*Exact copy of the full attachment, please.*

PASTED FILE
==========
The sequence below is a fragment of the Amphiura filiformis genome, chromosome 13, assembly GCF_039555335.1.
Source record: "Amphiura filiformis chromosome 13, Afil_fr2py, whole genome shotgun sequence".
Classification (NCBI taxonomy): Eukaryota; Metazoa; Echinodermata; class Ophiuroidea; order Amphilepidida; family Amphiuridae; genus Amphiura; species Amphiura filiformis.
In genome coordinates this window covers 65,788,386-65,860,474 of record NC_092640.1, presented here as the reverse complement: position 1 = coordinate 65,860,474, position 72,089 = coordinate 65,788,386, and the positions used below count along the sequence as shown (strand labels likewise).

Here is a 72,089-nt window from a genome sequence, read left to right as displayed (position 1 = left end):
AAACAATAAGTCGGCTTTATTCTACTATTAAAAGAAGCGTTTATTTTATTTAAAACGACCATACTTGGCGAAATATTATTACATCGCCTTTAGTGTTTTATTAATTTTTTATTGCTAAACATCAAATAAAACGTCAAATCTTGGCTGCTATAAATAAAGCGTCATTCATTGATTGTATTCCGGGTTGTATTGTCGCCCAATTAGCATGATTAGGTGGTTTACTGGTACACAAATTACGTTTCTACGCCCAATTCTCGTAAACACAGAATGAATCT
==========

The sequence below is a fragment of the Amphiura filiformis genome, chromosome 13, assembly GCF_039555335.1.
Source record: "Amphiura filiformis chromosome 13, Afil_fr2py, whole genome shotgun sequence".
Classification (NCBI taxonomy): Eukaryota; Metazoa; Echinodermata; class Ophiuroidea; order Amphilepidida; family Amphiuridae; genus Amphiura; species Amphiura filiformis.
In genome coordinates this window covers 65,788,386-65,860,474 of record NC_092640.1, presented here as the reverse complement: position 1 = coordinate 65,860,474, position 72,089 = coordinate 65,788,386, and the positions used below count along the sequence as shown (strand labels likewise).

Here is a 72,089-nt window from a genome sequence, read left to right as displayed (position 1 = left end):
AAACAATAAGTCGGCTTTATTCTACTATTAAAAGAAGCGTTTATTTTATTTAAAACGACCATACTTGGCGAAATATTATTACATCGCCTTTAGTGTTTTATTAATTTTTTATTGCTAAACATCAAATAAAACGTCAAATCTTGGCTGCTATAAATAAAGCGTCATTCATTGATTGTATTCCGGGTTGTATTGTCGCCCAATTAGCATGATTAGGTGGTTTACTGGTACACAAATTACGTTTCTACGCCCAATTCTCGTAAACACAGAATGAATCT